AT LA BASILIQUE DU SACRÉ-COEUR DE MONTMARTRE
I looked out on Montmartre and I wept.
So many roofs of straight slate, gray and blue,
the terra-cotta stovepipes all that kept
a hint of warmth and roundness in the view.
I sank against the fencing and I wrote,
pulling down my hat’s stiff, woven brim,
to pry the hemline of my overcoat
from where it had been caught on railing trim.
The simple motions of a simple soul
laboring to breathe at such a height –
ashamed, almost, unable to control
what caused the crowds no trouble at this sight.
We ordinary hordes, aboard this terrace:
musicians, jocks, performing artists, mimes,
so casually overlooking Paris
in covert, patient penance for our crimes.
My overwhelming flood of feeling gone,
I joined the pilgrimage, with drier peers,
lacking that protection from the sun
used nonchalantly to disguise my tears.
Requesting, “S’il vous plait, mais votre chapeau . . .”
a greeting usher smiled, “. . . remove it, please,”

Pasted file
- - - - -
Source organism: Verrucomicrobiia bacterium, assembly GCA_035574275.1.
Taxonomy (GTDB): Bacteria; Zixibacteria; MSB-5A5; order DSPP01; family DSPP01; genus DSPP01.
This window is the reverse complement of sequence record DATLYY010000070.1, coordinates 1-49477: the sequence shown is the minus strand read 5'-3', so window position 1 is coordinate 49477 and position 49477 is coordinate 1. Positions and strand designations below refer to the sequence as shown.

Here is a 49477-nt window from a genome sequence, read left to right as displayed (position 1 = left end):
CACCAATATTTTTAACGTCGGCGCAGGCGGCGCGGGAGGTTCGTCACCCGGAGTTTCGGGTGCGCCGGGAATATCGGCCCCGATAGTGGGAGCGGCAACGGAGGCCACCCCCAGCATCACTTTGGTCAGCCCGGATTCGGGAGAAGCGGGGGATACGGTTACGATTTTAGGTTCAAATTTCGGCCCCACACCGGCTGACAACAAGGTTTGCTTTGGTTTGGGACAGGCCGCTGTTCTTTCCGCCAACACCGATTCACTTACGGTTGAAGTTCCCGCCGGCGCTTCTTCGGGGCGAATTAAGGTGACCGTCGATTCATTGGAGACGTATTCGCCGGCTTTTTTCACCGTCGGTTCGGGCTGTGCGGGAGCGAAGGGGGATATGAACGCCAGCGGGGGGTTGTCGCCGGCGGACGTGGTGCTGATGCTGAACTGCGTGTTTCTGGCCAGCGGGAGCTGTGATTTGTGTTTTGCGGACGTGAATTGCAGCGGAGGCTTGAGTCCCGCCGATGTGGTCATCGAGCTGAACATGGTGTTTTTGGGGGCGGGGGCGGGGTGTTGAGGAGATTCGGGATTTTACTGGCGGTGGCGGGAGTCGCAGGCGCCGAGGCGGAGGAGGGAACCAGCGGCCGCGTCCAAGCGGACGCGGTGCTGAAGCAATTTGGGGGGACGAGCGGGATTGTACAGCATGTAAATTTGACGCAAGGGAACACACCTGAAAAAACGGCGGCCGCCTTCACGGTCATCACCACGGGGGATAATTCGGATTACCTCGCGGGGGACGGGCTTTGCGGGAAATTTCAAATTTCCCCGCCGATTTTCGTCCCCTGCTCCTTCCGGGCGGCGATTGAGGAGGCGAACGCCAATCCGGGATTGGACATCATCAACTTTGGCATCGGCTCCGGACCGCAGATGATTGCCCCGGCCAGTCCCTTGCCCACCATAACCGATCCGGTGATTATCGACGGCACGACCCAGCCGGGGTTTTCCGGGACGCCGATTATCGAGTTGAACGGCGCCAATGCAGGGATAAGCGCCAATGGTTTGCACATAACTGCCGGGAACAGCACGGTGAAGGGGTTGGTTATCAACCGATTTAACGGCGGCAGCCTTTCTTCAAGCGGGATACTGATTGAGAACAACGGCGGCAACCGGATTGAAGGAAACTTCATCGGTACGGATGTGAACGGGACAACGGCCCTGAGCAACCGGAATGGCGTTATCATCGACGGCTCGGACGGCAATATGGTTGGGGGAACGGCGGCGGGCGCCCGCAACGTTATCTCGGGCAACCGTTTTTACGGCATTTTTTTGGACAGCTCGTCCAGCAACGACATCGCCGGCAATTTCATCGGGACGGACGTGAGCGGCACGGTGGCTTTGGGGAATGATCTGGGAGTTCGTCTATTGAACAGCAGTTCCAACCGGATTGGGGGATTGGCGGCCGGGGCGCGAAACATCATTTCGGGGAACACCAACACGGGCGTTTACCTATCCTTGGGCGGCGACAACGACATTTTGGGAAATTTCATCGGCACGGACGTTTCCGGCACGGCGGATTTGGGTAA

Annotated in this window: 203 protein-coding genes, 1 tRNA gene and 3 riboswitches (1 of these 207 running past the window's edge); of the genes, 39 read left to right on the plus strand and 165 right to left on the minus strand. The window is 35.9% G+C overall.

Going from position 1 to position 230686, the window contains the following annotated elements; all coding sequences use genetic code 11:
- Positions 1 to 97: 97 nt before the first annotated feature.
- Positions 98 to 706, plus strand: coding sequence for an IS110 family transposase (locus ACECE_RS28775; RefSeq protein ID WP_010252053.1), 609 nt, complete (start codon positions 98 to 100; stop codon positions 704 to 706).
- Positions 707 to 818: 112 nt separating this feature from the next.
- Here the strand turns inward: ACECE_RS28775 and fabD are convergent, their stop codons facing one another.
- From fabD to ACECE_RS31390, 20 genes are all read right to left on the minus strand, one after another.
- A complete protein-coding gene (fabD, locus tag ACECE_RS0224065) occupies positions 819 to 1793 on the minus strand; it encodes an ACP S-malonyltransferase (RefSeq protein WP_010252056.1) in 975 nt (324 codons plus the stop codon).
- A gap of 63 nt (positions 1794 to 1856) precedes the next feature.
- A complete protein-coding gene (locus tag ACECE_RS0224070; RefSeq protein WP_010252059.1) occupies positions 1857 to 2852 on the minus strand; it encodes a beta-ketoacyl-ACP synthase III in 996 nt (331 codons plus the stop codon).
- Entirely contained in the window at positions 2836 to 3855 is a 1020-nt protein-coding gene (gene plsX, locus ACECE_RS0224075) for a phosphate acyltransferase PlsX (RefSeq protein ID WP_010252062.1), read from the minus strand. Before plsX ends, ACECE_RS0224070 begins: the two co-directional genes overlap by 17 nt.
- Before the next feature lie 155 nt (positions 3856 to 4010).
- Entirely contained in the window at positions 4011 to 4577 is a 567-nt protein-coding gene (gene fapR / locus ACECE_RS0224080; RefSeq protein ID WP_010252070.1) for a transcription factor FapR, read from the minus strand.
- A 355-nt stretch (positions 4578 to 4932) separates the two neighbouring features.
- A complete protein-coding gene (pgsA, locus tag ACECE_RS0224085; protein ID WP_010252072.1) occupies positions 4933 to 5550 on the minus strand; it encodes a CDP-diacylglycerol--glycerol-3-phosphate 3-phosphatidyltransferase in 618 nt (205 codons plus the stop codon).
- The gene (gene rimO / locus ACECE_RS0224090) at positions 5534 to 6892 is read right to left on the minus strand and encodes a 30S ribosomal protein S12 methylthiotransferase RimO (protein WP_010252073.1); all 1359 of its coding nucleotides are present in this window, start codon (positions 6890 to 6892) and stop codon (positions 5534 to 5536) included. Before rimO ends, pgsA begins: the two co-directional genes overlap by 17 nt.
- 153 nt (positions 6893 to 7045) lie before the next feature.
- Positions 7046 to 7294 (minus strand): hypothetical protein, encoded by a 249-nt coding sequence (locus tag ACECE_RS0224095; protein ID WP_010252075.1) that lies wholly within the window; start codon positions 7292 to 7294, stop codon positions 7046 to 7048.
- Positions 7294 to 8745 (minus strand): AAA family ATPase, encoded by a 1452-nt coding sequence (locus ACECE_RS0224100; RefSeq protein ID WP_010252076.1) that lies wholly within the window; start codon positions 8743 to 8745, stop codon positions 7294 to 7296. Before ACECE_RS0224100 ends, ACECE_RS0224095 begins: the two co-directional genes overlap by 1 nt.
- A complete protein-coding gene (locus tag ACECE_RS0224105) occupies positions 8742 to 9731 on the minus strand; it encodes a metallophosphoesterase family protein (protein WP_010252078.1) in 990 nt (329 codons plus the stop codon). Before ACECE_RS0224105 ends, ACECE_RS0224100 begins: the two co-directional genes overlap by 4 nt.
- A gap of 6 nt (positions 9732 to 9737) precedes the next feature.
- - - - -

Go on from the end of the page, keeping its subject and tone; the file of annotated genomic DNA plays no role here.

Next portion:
forbidding interruption in the flow
of visitants through clerics on their knees.
Thus we filed — uncovered dust — the dim
interior become my second veil.
The usher passed, I gripped my hat’s bent brim.
We passed medallion images for sale.
The Virgo Pacis missing one wrought square
within the golden gateway to her shrine,
she nonetheless possessed the only prayer
petitioned from those seekers out of line.
We passed much holiness, but I returned,
revisiting the Virgin with her six
white, massive candles, upright and unburned
above the votives with their low, scarred wicks.